Watch Stuart Leithes' story on the space age train which was ahead of its time
It was hoped it would be the train of the future.
Forged in the white heat of Harold Wilson's technological revolution a group of engineers believed that a train riding on a cushion of air would be the future of public transport.
Tracked Hovercraft Limited was set up in 1967 to use Government funding to develop the system.
And a test track was built at Earith near Ely - running alongside the man-made Old Bedford River.
50 years on all that's left of the track are a series of isoltated concrete supports - only visible from a footpath.
The reason for the failure - the fenland on which they tried to build the test track.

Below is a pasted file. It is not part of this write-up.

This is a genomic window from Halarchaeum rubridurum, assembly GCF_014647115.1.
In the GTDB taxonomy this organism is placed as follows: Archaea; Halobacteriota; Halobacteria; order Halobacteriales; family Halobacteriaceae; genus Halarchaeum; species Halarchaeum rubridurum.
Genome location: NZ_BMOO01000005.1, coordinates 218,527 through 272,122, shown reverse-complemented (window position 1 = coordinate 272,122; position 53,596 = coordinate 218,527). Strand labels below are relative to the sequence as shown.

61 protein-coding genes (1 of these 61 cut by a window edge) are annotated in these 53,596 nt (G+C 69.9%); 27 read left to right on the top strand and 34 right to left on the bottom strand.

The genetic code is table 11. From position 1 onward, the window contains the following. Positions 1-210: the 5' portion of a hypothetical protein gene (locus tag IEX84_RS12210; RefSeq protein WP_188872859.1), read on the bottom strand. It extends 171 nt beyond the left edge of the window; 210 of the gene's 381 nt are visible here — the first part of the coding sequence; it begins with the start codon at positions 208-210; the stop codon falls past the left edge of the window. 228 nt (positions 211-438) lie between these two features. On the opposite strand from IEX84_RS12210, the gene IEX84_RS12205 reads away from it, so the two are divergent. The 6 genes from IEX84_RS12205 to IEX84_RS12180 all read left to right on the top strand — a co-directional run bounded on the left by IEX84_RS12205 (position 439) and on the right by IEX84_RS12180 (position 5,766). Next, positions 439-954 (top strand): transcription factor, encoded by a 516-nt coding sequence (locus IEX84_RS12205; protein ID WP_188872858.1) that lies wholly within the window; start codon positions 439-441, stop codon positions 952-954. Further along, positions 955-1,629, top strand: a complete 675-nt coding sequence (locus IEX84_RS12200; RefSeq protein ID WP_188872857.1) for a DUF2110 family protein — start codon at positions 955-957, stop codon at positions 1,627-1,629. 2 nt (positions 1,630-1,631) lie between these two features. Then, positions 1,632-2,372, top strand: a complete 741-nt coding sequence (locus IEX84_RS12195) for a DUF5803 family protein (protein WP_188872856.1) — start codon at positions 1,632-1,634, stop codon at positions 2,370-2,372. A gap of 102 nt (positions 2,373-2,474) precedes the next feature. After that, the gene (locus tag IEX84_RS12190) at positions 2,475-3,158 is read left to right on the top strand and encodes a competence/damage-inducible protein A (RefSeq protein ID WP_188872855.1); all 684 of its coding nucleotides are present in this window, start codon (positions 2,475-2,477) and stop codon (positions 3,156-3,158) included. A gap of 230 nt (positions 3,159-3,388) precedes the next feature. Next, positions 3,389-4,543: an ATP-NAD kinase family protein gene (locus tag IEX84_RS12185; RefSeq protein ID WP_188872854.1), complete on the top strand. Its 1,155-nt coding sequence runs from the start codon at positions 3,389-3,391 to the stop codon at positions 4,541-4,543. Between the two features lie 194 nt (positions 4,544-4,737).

Research Test Vehicle 31 hovered on air produced by fans and was propelled by a Linear Induction Motor developed by Professor Eric Laithwaite which used magnetic fields to create motion.
You can see more on that in the video below.
Potential routes were drafted - including one to the proposed Thames Estuary Airport that was never built. By 1973 around £5m had been spent on the hovertrain project - and the Government decided to pull the plug and gave its backing to the Advanced Passenger Train instead.
RTV 31 was kept at Cranfield University in Bedfordshire for 20 years. And in 1996 it was saved from being scrapped by the Railworld centre at Peterborough.
Railworld and Cambridge University's archaeology department recently produced this video about the hovertrain project.
Trains that use magnetic levitation, or 'mag-lev' systems were later developed and still run in Japan, China and South Korea.
It's not the first time the region was involved in pioneering travel schemes. Also in the 1960s a scale model of the supersonic jet Concorde was flown over Bedfordshire in preparation for its launch.
It will be the task of historians and enthusiasts to argue over whether the end of the RTV 31 project was a missed opportunity.